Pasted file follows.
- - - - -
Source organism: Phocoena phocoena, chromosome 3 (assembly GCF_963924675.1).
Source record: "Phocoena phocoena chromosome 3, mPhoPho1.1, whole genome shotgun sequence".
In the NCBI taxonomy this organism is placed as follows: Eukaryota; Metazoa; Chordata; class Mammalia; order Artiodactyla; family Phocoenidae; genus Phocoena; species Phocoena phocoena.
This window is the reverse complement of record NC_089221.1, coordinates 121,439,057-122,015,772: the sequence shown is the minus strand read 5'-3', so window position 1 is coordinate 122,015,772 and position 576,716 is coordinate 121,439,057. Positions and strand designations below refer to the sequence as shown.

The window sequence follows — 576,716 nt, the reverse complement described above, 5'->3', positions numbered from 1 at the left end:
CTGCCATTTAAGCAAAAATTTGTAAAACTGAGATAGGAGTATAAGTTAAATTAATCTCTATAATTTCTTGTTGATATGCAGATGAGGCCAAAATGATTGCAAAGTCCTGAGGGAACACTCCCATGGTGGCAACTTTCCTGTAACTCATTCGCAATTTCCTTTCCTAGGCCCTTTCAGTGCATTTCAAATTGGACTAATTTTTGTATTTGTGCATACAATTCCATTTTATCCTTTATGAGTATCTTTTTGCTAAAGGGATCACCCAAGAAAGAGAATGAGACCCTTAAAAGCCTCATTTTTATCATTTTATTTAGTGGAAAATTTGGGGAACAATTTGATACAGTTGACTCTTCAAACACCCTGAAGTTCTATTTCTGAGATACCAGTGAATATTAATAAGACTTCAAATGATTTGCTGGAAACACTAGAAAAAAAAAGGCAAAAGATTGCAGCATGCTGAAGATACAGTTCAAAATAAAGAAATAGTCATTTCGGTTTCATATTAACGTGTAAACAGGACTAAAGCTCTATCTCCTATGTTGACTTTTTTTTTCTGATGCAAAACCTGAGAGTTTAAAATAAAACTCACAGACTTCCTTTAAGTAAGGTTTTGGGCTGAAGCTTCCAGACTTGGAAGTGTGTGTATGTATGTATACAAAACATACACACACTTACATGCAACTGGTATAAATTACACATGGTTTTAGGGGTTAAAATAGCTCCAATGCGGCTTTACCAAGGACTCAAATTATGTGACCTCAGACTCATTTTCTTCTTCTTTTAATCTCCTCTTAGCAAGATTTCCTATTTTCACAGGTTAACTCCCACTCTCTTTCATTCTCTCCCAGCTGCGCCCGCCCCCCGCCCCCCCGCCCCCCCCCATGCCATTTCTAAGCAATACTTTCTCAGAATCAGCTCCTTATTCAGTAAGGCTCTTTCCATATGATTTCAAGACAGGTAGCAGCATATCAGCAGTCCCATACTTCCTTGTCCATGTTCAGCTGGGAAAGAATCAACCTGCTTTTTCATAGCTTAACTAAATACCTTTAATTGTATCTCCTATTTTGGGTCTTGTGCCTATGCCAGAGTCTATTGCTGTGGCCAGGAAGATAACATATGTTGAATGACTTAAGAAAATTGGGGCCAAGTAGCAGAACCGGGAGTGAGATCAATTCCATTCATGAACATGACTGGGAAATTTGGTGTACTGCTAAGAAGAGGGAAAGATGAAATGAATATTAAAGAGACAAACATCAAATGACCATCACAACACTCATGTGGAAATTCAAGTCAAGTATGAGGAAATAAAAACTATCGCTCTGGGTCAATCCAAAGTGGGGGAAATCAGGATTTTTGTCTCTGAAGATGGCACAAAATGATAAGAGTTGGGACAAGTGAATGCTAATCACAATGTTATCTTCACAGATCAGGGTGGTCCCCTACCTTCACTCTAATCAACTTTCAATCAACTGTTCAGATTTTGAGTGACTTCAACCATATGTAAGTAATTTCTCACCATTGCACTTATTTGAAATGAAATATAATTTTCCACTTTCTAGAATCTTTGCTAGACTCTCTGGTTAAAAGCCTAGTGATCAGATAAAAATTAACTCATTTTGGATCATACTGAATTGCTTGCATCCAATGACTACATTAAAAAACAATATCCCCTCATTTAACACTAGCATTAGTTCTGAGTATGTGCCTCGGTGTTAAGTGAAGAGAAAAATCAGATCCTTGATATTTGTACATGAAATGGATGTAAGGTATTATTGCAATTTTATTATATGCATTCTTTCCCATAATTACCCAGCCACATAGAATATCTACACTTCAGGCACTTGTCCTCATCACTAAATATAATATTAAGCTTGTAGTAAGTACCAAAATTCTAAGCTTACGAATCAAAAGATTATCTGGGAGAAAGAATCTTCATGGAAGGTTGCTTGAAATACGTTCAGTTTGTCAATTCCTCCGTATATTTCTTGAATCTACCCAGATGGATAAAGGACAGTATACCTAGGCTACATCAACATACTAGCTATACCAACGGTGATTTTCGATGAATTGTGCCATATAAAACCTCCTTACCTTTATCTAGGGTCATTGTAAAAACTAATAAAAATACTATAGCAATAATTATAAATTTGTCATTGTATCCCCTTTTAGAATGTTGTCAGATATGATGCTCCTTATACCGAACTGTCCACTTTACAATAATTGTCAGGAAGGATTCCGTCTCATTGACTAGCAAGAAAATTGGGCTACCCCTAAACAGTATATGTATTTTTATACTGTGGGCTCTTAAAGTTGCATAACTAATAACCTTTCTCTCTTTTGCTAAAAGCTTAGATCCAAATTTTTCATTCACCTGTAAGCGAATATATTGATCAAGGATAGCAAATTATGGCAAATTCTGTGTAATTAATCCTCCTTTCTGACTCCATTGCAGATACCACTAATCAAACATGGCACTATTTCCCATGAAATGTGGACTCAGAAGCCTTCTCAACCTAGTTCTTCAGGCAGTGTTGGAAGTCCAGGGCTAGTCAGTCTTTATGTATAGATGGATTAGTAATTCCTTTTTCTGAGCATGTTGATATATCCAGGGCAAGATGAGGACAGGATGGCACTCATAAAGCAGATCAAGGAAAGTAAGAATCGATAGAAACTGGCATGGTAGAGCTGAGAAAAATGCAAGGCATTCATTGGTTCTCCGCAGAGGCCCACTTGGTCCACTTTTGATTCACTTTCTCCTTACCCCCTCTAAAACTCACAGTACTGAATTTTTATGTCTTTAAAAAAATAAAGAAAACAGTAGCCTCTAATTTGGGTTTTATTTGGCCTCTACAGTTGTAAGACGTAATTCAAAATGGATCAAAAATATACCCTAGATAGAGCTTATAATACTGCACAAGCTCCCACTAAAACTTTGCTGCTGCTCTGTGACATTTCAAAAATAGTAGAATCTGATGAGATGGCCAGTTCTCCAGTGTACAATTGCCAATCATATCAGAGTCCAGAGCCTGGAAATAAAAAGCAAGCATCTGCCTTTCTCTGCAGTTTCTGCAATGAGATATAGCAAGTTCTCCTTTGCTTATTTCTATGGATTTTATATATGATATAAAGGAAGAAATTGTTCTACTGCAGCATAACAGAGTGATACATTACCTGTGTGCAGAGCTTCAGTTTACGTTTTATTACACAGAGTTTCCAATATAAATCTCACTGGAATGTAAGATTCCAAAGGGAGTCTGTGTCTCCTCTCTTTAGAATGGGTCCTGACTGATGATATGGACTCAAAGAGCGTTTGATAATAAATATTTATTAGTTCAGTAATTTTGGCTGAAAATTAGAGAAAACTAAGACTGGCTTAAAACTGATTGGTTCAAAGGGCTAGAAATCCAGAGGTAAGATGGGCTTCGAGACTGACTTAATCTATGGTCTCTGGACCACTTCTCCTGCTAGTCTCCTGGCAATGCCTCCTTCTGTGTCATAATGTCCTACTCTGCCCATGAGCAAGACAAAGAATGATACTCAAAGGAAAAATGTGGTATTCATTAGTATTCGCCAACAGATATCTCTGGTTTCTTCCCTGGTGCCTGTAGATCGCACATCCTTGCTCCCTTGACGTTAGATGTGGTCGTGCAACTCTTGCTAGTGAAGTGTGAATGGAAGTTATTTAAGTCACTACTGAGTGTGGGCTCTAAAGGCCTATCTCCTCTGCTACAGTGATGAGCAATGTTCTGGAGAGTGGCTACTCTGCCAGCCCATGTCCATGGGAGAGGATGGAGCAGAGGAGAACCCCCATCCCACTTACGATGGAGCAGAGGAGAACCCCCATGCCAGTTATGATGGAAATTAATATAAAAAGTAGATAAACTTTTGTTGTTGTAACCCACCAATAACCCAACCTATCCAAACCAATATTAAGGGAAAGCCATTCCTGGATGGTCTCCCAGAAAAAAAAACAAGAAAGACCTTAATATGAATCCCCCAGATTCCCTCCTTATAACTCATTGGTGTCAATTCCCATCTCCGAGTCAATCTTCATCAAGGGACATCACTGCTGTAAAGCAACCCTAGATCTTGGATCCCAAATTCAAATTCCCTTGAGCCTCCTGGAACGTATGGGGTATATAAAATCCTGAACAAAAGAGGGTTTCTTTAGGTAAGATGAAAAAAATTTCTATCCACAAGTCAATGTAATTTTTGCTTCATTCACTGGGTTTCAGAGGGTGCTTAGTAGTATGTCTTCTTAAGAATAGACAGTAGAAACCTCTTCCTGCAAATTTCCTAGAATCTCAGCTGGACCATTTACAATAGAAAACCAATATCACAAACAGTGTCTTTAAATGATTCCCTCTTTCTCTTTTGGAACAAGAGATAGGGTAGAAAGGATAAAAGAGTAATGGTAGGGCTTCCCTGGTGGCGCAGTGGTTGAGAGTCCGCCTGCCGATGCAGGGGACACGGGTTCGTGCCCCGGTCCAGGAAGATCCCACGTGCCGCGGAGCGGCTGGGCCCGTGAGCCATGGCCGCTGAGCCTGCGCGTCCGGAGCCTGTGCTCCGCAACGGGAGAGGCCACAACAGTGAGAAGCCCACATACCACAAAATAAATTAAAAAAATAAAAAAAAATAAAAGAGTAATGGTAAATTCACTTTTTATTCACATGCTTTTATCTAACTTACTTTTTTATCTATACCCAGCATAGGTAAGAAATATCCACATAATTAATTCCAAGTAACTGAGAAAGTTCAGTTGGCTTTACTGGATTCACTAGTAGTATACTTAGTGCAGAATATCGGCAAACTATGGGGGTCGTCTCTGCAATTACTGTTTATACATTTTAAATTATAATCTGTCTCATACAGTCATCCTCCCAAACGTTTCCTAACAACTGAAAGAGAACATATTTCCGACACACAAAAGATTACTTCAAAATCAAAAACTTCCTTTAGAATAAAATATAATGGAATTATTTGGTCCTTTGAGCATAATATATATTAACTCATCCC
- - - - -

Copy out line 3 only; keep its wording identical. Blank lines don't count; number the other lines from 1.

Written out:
In the NCBI taxonomy this organism is placed as follows: Eukaryota; Metazoa; Chordata; class Mammalia; order Artiodactyla; family Phocoenidae; genus Phocoena; species Phocoena phocoena.